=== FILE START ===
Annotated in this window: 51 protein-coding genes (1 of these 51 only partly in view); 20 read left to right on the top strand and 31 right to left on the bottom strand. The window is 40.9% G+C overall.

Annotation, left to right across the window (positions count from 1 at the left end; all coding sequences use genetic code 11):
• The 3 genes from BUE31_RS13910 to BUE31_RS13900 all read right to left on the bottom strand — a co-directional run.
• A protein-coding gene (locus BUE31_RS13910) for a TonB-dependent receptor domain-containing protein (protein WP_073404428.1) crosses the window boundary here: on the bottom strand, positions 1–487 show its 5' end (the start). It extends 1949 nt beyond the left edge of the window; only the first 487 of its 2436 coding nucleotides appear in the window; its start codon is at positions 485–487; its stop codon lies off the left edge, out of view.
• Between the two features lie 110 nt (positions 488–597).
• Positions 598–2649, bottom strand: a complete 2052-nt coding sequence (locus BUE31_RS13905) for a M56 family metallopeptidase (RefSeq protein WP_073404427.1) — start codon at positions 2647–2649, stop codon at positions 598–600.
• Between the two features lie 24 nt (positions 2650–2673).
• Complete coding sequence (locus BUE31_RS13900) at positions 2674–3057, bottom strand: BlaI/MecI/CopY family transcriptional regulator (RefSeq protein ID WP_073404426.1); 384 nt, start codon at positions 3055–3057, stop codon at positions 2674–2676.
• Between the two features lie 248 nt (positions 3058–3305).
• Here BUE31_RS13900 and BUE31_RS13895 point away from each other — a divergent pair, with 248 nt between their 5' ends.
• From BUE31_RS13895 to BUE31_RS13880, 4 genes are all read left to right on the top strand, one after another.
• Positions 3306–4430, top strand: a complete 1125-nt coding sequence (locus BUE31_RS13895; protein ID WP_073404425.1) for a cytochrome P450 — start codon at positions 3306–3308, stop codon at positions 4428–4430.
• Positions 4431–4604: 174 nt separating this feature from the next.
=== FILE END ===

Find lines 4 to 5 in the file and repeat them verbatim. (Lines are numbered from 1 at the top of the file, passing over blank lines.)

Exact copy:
• A protein-coding gene (locus BUE31_RS13910) for a TonB-dependent receptor domain-containing protein (protein WP_073404428.1) crosses the window boundary here: on the bottom strand, positions 1–487 show its 5' end (the start). It extends 1949 nt beyond the left edge of the window; only the first 487 of its 2436 coding nucleotides appear in the window; its start codon is at positions 485–487; its stop codon lies off the left edge, out of view.
• Between the two features lie 110 nt (positions 488–597).